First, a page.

With one or two exceptions, all Swedish and international media have avoided asking: Could it be something else but a sub and somebody else but the Russians – or nothing at all?
The alleged-ness of it all is good enough to pass for objective reporting in the – alleged – free media.
From Swedish defence force to farce
Worse, the Swedish military has already made a fool of itself – not to be expected given the fairly large resources it has at its disposal.
It has sold off helicopters it now dearly needs.
It’s been – at least officially – relying on tips from ordinary citizens and one wonders where the intelligence (in more than one sense of that word) is.
A suspicion that a (Russian) special forces man had gone on land turned out to be an Swedish pensioner out fishing.
It has published a blurred photo of a wave-covered ‘object’ to be seen far out through some trees and indicated wrongly where that photo was taken.
One indeed wonders whether this farcical performance is made to show that it is so helpless that it must have large resources.
The more relevant consideration would be: How on earth can such amateurism be so easily accepted by the government, media and the people – and even used as an argument for what the PM has just announced?
Or to put it crudely: What does the Swedes get for their tax money?
Sweden is not a helpless pawn in the game
Sweden with a population of roughly 9 million is # 33 on the world list of military expenditures, spending US $ 6,2 billion per year. That is US $ 657 per capita, # 17 in the world.
Russia spends US$ 403 per capita and its overall military expenditures is 8% of NATO’s.
Sweden, thus, is not a helpless pawn in some game. If its military isn’t able to do better when it is really needed, someone should be made responsible.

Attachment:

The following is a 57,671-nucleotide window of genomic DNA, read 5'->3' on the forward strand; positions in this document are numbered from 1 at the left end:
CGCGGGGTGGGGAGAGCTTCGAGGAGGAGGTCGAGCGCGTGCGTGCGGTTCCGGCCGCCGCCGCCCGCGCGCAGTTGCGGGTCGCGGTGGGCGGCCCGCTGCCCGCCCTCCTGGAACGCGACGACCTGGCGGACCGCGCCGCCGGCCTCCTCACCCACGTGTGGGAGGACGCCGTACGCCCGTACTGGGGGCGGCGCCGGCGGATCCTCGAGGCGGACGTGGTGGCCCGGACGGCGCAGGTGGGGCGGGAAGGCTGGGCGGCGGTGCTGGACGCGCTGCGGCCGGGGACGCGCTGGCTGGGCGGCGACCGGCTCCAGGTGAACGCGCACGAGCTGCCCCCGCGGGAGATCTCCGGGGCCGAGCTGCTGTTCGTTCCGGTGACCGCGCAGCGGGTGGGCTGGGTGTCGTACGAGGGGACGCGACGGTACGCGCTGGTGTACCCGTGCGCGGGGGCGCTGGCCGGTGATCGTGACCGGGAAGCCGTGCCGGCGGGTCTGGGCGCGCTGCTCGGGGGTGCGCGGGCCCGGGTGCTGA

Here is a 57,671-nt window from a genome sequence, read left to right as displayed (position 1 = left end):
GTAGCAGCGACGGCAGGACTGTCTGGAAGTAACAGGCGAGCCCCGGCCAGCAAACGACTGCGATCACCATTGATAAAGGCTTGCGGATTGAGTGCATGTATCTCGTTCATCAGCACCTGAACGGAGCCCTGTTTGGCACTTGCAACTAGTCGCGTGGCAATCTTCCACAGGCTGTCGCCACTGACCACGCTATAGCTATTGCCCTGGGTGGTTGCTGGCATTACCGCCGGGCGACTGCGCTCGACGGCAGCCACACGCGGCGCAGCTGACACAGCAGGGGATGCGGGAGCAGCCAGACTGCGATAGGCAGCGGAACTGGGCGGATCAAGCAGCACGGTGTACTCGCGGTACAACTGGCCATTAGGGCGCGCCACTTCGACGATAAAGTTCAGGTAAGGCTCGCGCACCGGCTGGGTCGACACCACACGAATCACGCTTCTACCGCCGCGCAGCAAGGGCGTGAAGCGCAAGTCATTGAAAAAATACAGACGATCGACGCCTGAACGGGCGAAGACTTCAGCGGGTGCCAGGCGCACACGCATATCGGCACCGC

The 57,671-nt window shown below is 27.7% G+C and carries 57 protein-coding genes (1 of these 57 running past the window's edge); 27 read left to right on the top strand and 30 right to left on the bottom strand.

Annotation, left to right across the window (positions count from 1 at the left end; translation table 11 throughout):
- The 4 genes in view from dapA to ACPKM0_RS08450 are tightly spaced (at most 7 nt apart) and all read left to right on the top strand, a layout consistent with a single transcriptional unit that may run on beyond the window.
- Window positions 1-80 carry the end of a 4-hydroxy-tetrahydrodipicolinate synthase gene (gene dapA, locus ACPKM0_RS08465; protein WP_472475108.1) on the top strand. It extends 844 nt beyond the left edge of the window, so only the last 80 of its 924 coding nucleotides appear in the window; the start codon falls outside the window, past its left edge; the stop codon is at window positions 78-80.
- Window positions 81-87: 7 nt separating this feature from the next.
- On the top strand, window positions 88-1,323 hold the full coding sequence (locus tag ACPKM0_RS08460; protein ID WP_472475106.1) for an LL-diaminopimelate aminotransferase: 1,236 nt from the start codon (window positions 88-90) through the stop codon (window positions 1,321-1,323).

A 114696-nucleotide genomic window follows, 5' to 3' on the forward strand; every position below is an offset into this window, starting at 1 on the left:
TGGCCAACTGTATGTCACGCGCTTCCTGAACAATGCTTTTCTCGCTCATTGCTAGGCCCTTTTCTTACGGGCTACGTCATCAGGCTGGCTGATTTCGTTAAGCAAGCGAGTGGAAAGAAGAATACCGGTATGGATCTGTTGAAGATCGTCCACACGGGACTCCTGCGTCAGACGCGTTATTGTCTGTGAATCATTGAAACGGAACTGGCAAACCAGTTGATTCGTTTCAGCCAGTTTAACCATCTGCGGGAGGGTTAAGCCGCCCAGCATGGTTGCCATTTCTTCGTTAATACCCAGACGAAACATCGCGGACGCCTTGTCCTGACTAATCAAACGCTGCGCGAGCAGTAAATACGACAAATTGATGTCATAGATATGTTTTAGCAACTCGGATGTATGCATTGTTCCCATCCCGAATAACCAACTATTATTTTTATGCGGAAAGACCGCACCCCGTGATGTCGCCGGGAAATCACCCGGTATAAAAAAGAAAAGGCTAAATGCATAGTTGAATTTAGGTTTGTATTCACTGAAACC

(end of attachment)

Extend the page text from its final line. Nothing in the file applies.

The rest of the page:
Is it Russian?
If there is something out there, is it likely to be Russian? Not very likely.
Moscow knows very well that if a Russian submarine was found and brought up to the surface, it would mean a huge boost for those in Sweden and elsewhere who would like to see Sweden as a full NATO member. That is not in Russia’s interest.
But of course, the Russians could play a high-risk game in these waters with some NATO subs or be plain foolish. It can’t be excluded – but it isn’t very likely that the object is Russian.
If it Russian, Sweden itself may anyhow have an interest in not officially finding anything – to keep the Russians in the dark about how much it knows and whether or not there already is a NATO assistance in this case. In both cases we are likely to never be told what it was all about.
Could it be from NATO?
Could it be from a NATO country? If so, we’ll also never know that.
The Swedish Chief of Staff has said that if something is found it would be shot at to come up to the surface. But it’s unthinkable that Sweden, if it knew an object to be from a NATO country – would a) shoot at it and b) tell the world that it knew.
After all, most violations of the Swedish air space has been known since the 1980s to be done by NATO fighters but it’s basically only when Russian fighters come near or violate that the Swedish defence establishment leaks it or the media are interested in it.
Sweden isn’t a neutral country today, if it ever were.
Could NATO have an interest in these waters? In the wake of the Ukraine crisis we are back to a kind of Cold War situation and NATO has moved its military positions forward in various ways and held a steady focus on the Baltic States.
So, yes, NATO could be in Swedish waters with or without the knowledge or consent of the Swedes; it could be roaming around to check on the Russians simply because tension has built up.
It could be placing sonars or whatever devices for future emergencies – while not wanting Sweden to know that it considers Sweden so close to NATO that it can just as well be used.